Dick Vermeil was a football coach known for wearing his heart on his sleeve. He cried all the time: at press conferences, during speeches, when he cut a player, when he traded a player, when his team lost, when his team won. Yet his crying was never born of selfishness or a woe is me attitude. He cried because he loved the game and he loved his players. “If you don’t invest very much, then defeat doesn’t hurt very much and winning is not very exciting,” Vermeil once said. One of his finest cries came after Ram’s quarterback Trent Green was injured. Vermeil had ended a 14 year retirement to return and coach the Rams. Their first two seasons had been an embarrassing wash. And things seemed to take a turn for the worse when Green was sidelined at the beginning of the 99′ season. Yet Vermeil didn’t cry for himself and the heat his career would continue to face; he cried for Green, knowing how hard the man had worked and how badly it would feel to have it taken away. Vermeil next cried when his back-up quarterback, the then unknown Kurt Warner, won his first game as a starter. Vermeil’s eyes seldom remained dry that season, as the Rams went on to win the Superbowl.
Lincoln was a profoundly melancholy guy. And few other men have had as many reasons to weep. Lincoln wept often; even the occasion of first hearing “The Battle Hymn of the Republic” was enough to make him sob. One of his manliest cries, however, was when he wept over his longtime rival’s death. Stephen A. Douglas had been Lincoln’s rival for the Senate in 1858 and his opponent in their famous debates. Lincoln lost to Douglas in that election. But the two men found themselves squaring off again in the 1860 presidential election, and this time, Lincoln bested his opponent. Despite their differences, the two competitors did have common ground; Douglas vigorously supported Lincoln’s use of military action to oppose Southern secession. Douglas set off on a non-stop series of speaking engagements in the South, urging the secessionists to rejoin the Union. Exhausted, Douglas contracted typhoid fever and died June 3, 1861. When Lincoln heard the news of Douglas’ death, he openly and unabashedly wept. Though the men had been rivals, Lincoln had once called Douglas “his best friend in the world.” If only all politics could be conducted with such civility and respect.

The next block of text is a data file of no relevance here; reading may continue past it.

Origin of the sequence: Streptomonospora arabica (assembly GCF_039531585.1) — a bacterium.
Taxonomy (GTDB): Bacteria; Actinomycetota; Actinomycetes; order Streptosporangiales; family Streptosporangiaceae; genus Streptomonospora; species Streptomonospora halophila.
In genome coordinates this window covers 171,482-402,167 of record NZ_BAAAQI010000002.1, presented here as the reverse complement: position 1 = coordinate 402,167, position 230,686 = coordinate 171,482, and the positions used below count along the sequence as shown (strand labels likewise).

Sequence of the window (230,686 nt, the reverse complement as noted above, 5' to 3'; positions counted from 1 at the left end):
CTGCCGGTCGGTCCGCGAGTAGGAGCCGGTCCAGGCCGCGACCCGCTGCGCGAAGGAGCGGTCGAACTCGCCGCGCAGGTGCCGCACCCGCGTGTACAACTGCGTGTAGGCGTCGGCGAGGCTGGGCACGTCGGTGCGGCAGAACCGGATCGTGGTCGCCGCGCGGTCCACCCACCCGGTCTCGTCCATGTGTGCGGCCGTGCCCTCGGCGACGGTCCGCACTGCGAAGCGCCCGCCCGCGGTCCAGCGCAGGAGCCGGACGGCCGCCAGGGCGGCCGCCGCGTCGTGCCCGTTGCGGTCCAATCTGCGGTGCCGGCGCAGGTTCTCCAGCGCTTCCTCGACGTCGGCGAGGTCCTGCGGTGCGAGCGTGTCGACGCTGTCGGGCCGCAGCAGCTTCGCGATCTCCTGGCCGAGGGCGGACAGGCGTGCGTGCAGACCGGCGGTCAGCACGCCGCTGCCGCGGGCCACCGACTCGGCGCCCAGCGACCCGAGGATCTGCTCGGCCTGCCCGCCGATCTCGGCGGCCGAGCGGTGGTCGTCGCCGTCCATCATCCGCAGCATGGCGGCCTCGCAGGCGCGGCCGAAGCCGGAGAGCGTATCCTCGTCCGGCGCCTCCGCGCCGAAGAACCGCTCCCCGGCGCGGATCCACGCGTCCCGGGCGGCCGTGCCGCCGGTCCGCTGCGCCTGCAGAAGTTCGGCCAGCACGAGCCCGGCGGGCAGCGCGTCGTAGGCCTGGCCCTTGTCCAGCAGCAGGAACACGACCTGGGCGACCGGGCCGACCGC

David Letterman was the first TV comedian to return his show to air after 9/11, and like Stewart, he put aside the usual yuks and chose to begin the Late Show with a heartfelt speech about the recent events. Letterman described the somber mood in the city, praised Giuliani’s leadership, and celebrated the courage of New York City’s fire and policemen. He then pointed to the example of a small, struggling, agricultural town in Montana as symbolic of the American spirit. As he related how the townspeople had crowded into the high school’s auditorium to hold a rally to raise money for New York City, Letterman got mighty choked up.
Earl Woods was more than just a father to his son Tiger. He was Tiger’s mentor, best friend, and inspiration. Earl introduced golf to his son while he was just a baby; as Tiger sat in a high chair, Earl showed him how to swing a golf club. On May 3, 2006, Earl passed away from prostate cancer. When Tiger returned to golf after mourning his father’s death, his game was rusty and he missed the cut for the US Open. But he soon recovered his strength and focus and triumphantly won the Open Championship, an event he had dedicated to his dad. After sinking his final putt, Tiger sobbed on his caddie’s shoulder, thinking of the man who had gotten him to the point of being the greatest golfer in the world.
After 16 seasons and 442 touchdown passes, legendary Green Bay Packer Brett Favre decided it was time to hang up his cleats. It’s never easy for athletes to walk away from the sport they love; for Brett Favre, it was positively heartbreaking. At the press conference to announce his retirement, Favre struggled mightily to keep his composure but ended up weeping as he praised his fans and teammates and spoke of his love for the game. “I’ve given everything I could possibly give to this organization, to the game of football, and I don’t think I have anything left to give.”